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equation 1:

$-i\omega\underline \xi - 2i(\underline k \cdot \underline \Omega )\underline u = 0$


$\underline \xi = i \underline k \times \underline u$

$\underline k \cdot \underline u = 0$


$i\underline k \times \text{(1)}$


$\omega = \pm 2\frac{(\underline k \cdot \underline \Omega )}{|\underline k|}$

I can get pretty close and can post my working if required - but I don't do anything complicated - any help = many thanks

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Can you write a couple of sentences describing what you want to do or to know? – Mariano Suárez-Alvarez Feb 7 '11 at 20:31
Derive the bottom equation by taking ik cross product with equation 1 – user6757 Feb 7 '11 at 20:51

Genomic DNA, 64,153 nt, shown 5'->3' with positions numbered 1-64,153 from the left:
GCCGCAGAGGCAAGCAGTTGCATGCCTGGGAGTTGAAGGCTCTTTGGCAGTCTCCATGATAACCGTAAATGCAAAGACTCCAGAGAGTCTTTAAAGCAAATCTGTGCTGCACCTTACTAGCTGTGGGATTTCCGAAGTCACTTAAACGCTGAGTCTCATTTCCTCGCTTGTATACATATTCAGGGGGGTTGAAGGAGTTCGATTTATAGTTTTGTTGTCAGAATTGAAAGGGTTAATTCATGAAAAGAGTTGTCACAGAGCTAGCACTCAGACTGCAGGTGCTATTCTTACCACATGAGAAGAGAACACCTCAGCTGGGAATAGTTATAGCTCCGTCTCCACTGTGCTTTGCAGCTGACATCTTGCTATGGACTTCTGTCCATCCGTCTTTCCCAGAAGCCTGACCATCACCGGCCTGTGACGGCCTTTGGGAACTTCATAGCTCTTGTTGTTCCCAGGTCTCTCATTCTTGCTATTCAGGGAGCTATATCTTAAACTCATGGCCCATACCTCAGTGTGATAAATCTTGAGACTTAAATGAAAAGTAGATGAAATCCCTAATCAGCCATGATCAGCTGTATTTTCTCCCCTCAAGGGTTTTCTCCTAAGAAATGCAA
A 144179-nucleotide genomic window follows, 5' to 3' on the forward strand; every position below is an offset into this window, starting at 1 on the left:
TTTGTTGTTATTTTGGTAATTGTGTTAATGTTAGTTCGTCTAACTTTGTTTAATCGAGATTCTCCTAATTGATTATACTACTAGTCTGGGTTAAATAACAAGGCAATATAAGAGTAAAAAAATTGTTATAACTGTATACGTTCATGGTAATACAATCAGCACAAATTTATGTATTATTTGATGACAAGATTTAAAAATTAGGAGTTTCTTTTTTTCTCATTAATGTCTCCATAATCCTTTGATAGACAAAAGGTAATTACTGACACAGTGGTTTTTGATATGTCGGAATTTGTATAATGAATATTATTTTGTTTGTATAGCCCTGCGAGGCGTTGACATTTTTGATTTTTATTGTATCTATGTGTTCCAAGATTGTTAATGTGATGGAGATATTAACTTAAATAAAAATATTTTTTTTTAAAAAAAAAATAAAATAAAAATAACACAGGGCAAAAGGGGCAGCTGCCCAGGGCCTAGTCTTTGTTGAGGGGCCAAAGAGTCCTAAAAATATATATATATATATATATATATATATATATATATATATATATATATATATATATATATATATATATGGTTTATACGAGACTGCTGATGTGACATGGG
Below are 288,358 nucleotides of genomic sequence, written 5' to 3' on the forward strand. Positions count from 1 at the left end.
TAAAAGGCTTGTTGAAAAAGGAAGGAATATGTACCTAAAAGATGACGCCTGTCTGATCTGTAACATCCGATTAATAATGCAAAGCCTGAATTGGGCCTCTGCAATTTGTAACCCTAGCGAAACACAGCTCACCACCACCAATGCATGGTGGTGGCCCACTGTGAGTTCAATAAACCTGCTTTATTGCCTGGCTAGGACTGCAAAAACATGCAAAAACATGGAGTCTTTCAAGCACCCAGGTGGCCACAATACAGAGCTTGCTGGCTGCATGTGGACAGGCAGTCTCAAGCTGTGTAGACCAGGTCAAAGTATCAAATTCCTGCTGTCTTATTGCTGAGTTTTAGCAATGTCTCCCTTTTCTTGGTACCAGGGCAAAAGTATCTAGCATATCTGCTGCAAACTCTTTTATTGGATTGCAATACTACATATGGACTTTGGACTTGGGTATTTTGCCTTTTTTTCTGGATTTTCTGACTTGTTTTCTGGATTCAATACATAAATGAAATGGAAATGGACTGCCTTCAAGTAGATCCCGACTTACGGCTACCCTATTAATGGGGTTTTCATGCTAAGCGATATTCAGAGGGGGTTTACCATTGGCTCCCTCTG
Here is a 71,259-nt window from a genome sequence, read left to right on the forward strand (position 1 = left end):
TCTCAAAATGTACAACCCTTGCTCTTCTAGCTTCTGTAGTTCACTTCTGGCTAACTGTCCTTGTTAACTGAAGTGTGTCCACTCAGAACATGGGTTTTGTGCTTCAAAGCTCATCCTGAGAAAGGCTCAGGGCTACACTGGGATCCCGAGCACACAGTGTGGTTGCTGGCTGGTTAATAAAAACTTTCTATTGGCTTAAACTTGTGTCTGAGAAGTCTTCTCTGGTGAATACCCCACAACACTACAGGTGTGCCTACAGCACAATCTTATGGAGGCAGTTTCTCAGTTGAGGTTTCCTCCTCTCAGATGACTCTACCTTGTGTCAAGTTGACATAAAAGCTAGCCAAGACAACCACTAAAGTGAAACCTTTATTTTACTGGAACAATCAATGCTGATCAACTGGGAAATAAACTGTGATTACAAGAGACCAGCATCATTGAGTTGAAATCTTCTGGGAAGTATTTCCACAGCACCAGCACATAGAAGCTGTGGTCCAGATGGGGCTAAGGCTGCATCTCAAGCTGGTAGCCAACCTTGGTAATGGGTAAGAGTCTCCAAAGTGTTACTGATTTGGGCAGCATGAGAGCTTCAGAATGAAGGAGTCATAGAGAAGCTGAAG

You have $$\underline 0=i\underline k\times(-i\omega\underline \xi - 2i(\underline k \cdot \underline \Omega )\underline u))=-i^2\omega(\underline k\times \underline \xi)-2i^2(\underline k \cdot \underline \Omega)(\underline k\times\underline u)$$

But by the triple cross product expansion formula

$$\underline k\times \underline \xi=\underline k\times (i\underline k\times \underline u)=i|k|^2\underline u$$ since $\underline u\cdot\underline k=0$.

Thus the first equation can be restated as

$$-i^3\omega |k|^2\underline u=2i^2(\underline k \cdot \underline \Omega)(\underline k\times\underline u)$$

Taking norms, you will get what you want.

Remember that $|\underline k\times\underline u|=|\underline k||\underline u|$ because $\underline u\cdot\underline k=0$ (see this).

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